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Discussion Starter #1 (Edited)
Not one, but two American-made MSAR STG-556's (which are Steyr AUG A1 clones) have presented themselves at the LGS. Both are lightly used, well cared-for, run reliably, and are good deals in terms of purchase prices when considering what they come with. The catch is that Microtech is no longer making these … or parts for them. The upside to the STG-556's over the AUGs is, of course, price. Last but not least, one of the two STG-556's comes with spare parts -- not because there was a problem with the gun, but because the owner is a gunsmith I know and he's anal-rentative, that way.

So, knowing the guns are in good shape, are a good deal, have improvements over the AUG, are in limited supply … but have zero long term support … would you buy one if the money were a non-issue? I don't need this gun, but I have a thing for bullpups. What's holding me back is the idea of zero support, especially regarding parts. (This isn't an AR where I can just order interchangeable parts.) However, this is also the very reason the guns might be worth more over time, long-term.

I'm on the fence, so I need input from people I trust. I'm seriously contemplating the gun with the spare parts, since I know who has owned it, how he treats his guns, and it happens to come with the OEM manual, OEM optic, 16 (yes, sixteen!) mags, etc. It's more costly, but it alleviates my chief parts concern unless a super-rare trunnion problem were to occur. That said, it's 3 Benjamins more than the other rifle, which lacks an optic, but has its original box and 5 mags … and is in a harder-to-find OD green (which some people prefer; doesn't sway me one way or the other).

Input/thoughts?
 

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I think we all have made a firearm purchase w/o regret for what we found to be either a great deal, or an item which by design or reputation was a must have. I'm not familiar with the price specs, but you mentioned non support for service. If I was in the market, I would opt for the firearm that has the extra parts. Pay more, but the end result probably will save you money and aggravation. Knowing how the firearms were treated and by whom is a win in my book. Of course it doesn't hurt to negotiate a better price. But I'd pull the trigger so to speak. Good luck and let us know how it turns out.


Happy New Year!
 

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I have a US made AUG A3 produced under license by Saber Defence. It is the worst firearm that I have ever owned or shot. So without knowing anything about the MSAR version my advice would be to pass on it unless you have the opportunity to test fire one of them first.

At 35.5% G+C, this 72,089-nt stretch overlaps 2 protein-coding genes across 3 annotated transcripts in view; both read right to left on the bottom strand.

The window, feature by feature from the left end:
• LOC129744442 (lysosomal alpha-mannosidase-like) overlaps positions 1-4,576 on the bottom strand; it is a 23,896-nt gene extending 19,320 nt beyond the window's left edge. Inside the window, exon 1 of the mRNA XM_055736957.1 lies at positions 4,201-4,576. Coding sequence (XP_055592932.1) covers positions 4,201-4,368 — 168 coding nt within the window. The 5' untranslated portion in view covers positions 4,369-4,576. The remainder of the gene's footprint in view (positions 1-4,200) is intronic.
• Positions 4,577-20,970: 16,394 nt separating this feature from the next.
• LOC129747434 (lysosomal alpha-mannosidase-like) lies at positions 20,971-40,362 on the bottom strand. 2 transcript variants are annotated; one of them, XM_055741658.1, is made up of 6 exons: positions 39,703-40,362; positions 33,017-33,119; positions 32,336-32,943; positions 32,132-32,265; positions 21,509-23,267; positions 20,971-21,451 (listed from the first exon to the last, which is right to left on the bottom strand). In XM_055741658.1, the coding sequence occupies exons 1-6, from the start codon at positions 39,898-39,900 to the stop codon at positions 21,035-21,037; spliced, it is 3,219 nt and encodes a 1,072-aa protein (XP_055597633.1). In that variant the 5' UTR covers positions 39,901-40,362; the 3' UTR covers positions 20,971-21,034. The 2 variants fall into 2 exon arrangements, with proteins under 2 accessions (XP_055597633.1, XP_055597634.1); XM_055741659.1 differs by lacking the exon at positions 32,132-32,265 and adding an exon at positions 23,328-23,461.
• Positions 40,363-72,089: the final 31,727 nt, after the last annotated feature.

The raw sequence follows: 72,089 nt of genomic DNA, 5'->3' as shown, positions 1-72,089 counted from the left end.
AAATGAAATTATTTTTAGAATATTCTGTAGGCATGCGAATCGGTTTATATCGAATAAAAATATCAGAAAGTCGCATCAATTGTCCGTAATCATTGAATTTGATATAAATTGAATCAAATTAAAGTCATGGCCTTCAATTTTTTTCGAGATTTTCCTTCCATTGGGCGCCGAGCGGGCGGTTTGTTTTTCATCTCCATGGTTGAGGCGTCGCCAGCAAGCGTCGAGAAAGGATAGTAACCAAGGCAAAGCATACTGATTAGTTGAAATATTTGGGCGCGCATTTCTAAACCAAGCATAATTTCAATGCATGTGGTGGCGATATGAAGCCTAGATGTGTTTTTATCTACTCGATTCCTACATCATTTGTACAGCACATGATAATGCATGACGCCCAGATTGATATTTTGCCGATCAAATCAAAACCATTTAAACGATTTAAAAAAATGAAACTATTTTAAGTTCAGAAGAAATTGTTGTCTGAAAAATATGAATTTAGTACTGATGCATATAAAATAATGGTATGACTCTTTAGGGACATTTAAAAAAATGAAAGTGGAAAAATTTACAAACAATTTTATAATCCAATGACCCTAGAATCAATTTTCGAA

If I could get mine to work reliably it would be a fun little rifle.
 

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So, my situation was similar yet different. Back in 2011 I really had my heart set on a Sig 550 the Swiss gas operated rife.
The problem was, while no meaningful anti gun legislation was proposed I figured it was just a matter of time before we'd see some new restrictions.
I was concerned about buying a rifle that didn't share parts with many other rifles in the US in the event there was a ban on importation. Sig made an American version but I didn't feel as though they were popular enough to rely on spare parts or support.

Fast forward to today, we have democrats in charge of the House, they are going to be pushing gun control that will make the 94 AWB look reasonable, I don't believe the Senate will fight too hard and if they pass something, I expect Trump to sign it. We've already seen how he'll roll on us with little effort.

Long story short, I personally wouldn't buy anything that parts and support are hard to get now, because if I'm correct, it's not going to get better in the next few years.


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In order have mechanical trouble with a firearm, we probably have to shoot it more than a little.
I wanted an AUG, but stumbled on to an MSAR ($$$)some years back; it has run flawlessly, albeit sparingly.
How hard do you expect to run it? Weekly mag dumps on an occasional trip to the range?
But for the price difference, get the one with spares, even for selling it later.
Moon
 

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Discussion Starter #7
Moon,
It'll be a safe queen after confirming that it's sighted in … and be taken to the range for occasional fun. i.e. It won't be run hard, at all … and it's already known to be reliable.


I made my decision and had the LGS put the one with the optic and spare parts aside for me. After shouldering and handling the rifle, I noted the polymer charging handle will need to be replaced with a metal one, but I think that's all it needs.


Thanks, all, for the input!
 
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